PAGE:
Meth: How Dangerous Is It?


Meth, also known as crystal meth or speed, has been around for many years, but is growing in popularity in recent years. Some experts believe that at current tends, meth could pass marijuana as the most used drug. Meth is labeled as one of the more dangerous drugs available due to how easily people become addicted. With just a few uses, the user develops a powerful addiction that can be incredibly difficult to overcome.

Meth: Is It Popular?


Meth is growing in popularity due to the fact that compared to cocaine, it is relatively inexpensive. This has earned it the nickname “poor man’s cocaine”. Perhaps one of the most shocking facts about meth is who is using the drug. Typically, whether correct or not, we tend to picture drug users as either young people or abusers who begin with alcohol and move on to more potent, illicit drugs. With meth, the numbers of outwardly normal suburban families, especially suburban housewives, is staggering. Many women use meth as a weight loss aide. Its effects are similar to appetite suppressants. In fact, before the drug was banned in the 1980’s, it was actually prescribed to individuals to help gain control of their bad eating habits and weight issues. Meth users also include seemingly bright, intelligent college students. It has been found that no longer are meth users your typical “druggies”.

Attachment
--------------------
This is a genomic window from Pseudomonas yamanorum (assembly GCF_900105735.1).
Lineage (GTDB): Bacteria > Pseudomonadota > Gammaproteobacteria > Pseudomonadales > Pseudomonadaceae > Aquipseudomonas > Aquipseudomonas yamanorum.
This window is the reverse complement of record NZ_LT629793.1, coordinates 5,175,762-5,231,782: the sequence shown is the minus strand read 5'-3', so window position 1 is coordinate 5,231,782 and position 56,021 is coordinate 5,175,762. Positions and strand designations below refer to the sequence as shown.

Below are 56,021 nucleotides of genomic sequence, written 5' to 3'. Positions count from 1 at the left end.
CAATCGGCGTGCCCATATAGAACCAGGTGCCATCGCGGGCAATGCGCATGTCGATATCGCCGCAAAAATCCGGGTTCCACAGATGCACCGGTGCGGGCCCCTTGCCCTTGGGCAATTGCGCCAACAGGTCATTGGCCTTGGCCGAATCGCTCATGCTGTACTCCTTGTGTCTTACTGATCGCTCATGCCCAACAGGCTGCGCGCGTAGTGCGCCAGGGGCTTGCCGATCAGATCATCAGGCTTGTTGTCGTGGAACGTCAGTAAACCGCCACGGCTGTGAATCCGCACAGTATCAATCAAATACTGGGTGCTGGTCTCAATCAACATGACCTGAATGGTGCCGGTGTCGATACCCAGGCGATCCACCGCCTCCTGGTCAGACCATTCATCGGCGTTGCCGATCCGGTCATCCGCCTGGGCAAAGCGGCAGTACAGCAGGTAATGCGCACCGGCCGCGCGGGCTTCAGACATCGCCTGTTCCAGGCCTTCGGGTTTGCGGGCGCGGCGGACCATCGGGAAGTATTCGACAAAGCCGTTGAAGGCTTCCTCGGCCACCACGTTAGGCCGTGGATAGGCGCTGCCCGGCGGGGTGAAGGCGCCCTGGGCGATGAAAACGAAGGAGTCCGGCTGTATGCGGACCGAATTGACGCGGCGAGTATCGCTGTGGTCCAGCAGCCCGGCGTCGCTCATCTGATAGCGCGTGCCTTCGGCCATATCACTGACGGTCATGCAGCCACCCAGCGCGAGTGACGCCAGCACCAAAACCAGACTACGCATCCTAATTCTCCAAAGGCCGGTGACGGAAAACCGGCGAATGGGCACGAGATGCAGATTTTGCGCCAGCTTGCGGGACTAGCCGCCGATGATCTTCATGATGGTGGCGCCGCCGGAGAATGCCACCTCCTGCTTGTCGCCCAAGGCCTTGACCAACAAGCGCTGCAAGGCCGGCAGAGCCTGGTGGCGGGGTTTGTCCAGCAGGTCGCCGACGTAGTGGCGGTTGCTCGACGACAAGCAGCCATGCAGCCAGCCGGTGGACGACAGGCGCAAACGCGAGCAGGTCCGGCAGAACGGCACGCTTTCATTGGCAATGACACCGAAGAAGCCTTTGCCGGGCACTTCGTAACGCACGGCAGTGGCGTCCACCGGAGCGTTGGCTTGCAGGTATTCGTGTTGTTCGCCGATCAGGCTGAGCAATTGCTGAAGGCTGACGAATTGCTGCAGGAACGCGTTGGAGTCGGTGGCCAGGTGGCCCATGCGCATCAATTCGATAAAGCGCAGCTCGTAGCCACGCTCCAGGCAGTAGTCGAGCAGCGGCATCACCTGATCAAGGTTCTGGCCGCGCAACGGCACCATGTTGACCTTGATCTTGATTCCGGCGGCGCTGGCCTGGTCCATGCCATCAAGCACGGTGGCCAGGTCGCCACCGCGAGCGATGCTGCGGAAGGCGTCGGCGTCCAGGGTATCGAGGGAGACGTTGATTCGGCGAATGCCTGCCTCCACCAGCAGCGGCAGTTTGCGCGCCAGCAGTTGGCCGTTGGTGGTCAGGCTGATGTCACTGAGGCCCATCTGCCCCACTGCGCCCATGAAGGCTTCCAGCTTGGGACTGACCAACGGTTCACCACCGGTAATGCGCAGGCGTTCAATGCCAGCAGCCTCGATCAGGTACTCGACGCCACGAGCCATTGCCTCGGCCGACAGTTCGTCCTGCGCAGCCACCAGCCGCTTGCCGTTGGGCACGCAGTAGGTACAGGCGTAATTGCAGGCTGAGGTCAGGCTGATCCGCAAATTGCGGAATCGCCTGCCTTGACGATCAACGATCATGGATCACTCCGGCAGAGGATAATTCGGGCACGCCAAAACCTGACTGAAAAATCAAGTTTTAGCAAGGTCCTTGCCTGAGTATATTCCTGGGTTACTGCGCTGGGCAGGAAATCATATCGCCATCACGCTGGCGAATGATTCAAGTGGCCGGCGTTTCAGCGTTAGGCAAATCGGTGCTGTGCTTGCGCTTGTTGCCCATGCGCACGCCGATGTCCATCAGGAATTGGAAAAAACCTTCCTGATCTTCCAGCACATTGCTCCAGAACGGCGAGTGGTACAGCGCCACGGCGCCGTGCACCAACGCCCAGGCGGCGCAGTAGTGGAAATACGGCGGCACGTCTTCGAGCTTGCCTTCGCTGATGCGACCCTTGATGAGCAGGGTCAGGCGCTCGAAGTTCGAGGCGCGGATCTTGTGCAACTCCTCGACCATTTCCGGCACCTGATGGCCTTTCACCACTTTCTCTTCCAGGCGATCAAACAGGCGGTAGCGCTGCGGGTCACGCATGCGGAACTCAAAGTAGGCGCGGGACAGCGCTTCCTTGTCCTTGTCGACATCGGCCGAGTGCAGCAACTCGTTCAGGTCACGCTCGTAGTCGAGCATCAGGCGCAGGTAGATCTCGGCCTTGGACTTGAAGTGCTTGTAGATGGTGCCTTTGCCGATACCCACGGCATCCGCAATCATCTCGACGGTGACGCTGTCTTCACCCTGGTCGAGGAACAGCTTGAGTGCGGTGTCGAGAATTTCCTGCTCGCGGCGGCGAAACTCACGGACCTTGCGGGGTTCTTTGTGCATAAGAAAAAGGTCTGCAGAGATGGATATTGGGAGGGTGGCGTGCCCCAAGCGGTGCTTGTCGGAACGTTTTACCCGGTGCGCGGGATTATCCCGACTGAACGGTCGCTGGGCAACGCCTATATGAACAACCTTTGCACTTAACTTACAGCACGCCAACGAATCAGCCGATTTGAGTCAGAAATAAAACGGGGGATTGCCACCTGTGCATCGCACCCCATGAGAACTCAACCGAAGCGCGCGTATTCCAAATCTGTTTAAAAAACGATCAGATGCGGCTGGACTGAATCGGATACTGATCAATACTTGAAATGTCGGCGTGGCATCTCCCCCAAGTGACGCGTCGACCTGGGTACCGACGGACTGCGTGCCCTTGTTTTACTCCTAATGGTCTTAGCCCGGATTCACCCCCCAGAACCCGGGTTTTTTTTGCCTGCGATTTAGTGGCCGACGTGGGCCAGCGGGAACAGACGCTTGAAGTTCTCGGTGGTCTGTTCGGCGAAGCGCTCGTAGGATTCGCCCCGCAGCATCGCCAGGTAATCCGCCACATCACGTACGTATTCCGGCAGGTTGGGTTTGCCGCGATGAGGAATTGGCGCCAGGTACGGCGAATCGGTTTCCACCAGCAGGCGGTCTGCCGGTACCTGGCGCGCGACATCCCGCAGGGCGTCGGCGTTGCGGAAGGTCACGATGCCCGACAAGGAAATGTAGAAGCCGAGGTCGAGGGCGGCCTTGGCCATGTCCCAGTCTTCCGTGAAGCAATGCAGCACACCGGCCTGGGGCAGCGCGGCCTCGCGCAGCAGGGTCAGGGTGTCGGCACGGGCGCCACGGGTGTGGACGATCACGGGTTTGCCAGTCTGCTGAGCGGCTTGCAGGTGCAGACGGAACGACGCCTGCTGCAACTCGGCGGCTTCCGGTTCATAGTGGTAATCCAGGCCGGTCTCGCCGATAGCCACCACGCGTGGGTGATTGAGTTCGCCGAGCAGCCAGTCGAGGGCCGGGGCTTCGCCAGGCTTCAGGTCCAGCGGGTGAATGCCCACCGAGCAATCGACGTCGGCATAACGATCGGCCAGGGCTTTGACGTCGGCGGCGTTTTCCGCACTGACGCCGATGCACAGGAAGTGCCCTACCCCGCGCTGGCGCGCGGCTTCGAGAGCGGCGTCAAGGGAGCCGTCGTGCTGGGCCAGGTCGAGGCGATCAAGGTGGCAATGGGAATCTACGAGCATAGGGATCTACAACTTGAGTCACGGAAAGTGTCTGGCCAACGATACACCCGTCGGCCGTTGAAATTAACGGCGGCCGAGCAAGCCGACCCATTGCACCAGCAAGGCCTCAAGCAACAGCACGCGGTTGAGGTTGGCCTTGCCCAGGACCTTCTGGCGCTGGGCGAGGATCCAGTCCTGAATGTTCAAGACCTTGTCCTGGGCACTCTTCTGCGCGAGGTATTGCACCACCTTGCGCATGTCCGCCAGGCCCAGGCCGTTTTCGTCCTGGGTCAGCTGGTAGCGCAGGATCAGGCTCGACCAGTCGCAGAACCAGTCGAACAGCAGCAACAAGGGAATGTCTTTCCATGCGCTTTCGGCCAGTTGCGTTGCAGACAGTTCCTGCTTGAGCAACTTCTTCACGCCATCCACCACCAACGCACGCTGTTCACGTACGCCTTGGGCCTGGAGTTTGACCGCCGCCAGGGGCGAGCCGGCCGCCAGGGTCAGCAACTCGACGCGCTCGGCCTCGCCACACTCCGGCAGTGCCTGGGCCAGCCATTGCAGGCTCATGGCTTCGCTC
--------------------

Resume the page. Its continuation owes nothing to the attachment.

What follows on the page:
Meth: How It Affects Users.


There are several routes that are used to get high on meth. When the drug is smoked or injected, it produces an instantaneous high or pleasure commonly known as “flash” or “rush”. Meth works to increase levels of the neurotransmitter dopamine. Dopamine is a natural hormone produced by the body that acts as a stimulant to brain cells, which enhances an individual’s mood or other sensations.

Some of the effects caused by meth at low doses may include:

  • symptoms of poor sleep quality
  • an increase of energy, or physical activity
  • decrease in a person’s appetite and practically diminishing feelings of hunger
  • myriad of heart problems such as dysrythmia, elevated heart rates (tachycardia), and increased blood pressure

Other effects can cause problems with the nervous system affecting mood and mental function. Long-term use can cause major brain damage.

Meth: Teens And Parents


Parents can help their teens avoid the addiction to meth and other harmful substances by first recognizing the reality that their teen will likely be, or has already, been exposed to illicit drugs. According to recent studies, many are first exposed as early as twelve years old. Parents can help educate their youth about the dangers of drugs in general and meth specifically. Parents can explain how addictive the drug is and that with even just one use, they can get hooked and experience a life of misery. Parents need to set rules and guidelines and then be consistent following through with consequences for certain behaviors.